China Urges Families to Keep Stocks of Daily Necessities Ahead of Winter

By Reuters
November 2, 2021 Updated: November 2, 2021

Chinese authorities have told families to keep daily necessities in stock in case of emergencies, after COVID-19 outbreaks and unusually heavy rains caused a surge in vegetable prices and raised concerns about supply shortages.

The Ministry of Commerce said local authorities should buy vegetables that can be stored well ahead of winter and also strengthen emergency delivery networks according to a statement released on Nov.2. Households are also encouraged to stock up on daily necessities in advance.

The lack of explanation about the directive stirred concerns on social media sites inside China. Some think it may have been triggered by heightened tensions with Taiwan, while others said people were rushing to stock up on rice, cooking oil, and salt.

“As soon as this news came out, all the old people near me went crazy panic buying in the supermarket,” wrote one user on China’s Twitter-like Weibo.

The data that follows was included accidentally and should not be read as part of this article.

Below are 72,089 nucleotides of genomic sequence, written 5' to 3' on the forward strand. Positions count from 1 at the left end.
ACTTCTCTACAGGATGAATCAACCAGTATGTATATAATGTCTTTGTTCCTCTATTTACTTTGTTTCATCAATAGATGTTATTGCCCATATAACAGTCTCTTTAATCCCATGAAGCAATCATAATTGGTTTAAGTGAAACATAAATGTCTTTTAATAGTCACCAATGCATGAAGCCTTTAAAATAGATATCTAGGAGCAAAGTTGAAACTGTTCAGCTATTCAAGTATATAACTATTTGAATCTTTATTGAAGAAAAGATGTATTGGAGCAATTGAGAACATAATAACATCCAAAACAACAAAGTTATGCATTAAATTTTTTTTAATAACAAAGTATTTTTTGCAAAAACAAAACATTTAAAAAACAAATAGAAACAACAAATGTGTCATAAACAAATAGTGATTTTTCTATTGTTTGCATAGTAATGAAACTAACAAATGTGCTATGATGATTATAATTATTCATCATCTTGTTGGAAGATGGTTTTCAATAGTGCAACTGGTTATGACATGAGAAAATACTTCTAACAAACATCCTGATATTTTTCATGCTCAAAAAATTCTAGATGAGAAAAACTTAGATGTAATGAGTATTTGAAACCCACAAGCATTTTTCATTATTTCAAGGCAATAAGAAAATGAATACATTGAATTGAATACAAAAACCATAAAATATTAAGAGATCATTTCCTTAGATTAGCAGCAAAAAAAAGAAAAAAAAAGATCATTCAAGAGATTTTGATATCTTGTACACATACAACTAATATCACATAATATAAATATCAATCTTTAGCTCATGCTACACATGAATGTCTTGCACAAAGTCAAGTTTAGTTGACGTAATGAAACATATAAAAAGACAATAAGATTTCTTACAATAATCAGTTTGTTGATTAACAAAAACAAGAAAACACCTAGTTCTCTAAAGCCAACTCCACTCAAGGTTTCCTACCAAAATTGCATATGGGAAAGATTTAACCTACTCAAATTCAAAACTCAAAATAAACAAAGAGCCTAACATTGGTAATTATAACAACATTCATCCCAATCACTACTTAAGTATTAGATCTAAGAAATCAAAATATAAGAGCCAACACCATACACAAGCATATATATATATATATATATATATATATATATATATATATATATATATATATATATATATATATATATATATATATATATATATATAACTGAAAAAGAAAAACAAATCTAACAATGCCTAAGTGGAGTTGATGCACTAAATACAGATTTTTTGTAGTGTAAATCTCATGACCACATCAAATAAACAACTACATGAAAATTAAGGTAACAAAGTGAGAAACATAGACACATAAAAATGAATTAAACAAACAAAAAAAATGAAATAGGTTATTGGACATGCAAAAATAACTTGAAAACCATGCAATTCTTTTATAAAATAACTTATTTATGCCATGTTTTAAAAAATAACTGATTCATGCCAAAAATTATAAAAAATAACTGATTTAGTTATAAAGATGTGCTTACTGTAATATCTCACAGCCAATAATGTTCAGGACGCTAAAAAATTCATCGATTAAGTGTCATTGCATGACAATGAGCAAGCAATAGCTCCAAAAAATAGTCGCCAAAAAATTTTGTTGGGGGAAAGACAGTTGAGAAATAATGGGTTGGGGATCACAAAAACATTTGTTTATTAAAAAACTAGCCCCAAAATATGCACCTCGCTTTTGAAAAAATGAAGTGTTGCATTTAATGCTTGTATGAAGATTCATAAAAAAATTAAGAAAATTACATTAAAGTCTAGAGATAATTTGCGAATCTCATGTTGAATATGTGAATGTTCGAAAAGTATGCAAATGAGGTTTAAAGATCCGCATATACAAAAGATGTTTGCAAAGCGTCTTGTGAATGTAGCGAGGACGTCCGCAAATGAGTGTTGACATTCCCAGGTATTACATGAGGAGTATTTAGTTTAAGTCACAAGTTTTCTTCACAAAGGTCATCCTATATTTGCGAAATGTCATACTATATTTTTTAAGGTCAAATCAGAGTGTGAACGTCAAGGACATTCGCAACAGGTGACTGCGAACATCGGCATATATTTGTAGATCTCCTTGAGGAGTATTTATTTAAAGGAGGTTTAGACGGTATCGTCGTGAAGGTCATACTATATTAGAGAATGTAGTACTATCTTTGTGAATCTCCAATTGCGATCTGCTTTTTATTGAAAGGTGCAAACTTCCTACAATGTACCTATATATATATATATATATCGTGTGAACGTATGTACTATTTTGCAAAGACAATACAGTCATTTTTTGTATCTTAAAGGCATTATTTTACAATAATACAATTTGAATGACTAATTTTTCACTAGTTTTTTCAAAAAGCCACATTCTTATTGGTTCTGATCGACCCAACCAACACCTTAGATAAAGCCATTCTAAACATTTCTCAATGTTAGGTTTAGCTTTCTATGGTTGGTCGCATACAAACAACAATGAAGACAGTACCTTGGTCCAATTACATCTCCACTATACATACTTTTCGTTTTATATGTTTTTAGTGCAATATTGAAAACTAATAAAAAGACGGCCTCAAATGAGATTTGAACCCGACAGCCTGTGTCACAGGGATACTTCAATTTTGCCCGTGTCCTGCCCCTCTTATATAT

Local media has also recently published lists of recommended goods to store at home including biscuits and instant noodles, vitamins, radios, and flashlights.

In response to the growing speculation, The Economic Daily, a Communist Party-backed newspaper, told netizens not to have “too much of an overactive imagination” and that the directive’s purpose was to make sure citizens were not caught off guard if there was a lockdown in their area.

Authorities have imposed stringent lockdowns and travel restrictions to contain the recent COVID-19 outbreak stretching from the northwest to the northeast of the country threatening to disrupt food supplies.

In addition, heavy rains in early October destroyed crops in Shandong, the country’s biggest vegetable growing region, pushing vegetable prices that continue to rise.

Last week, prices of cucumbers, spinach, and broccoli had more than doubled from early October. Spinach was more expensive than some cuts of pork at 16.67 yuan ($2.60) per kg, a vegetable price index in Shouguang, a trading hub in Shandong, indicated.

Although prices have eased in recent days, economists expect a significant year-on-year increase in consumer price inflation for October, the first in five months.

The Epoch Times Staff contributed to this report.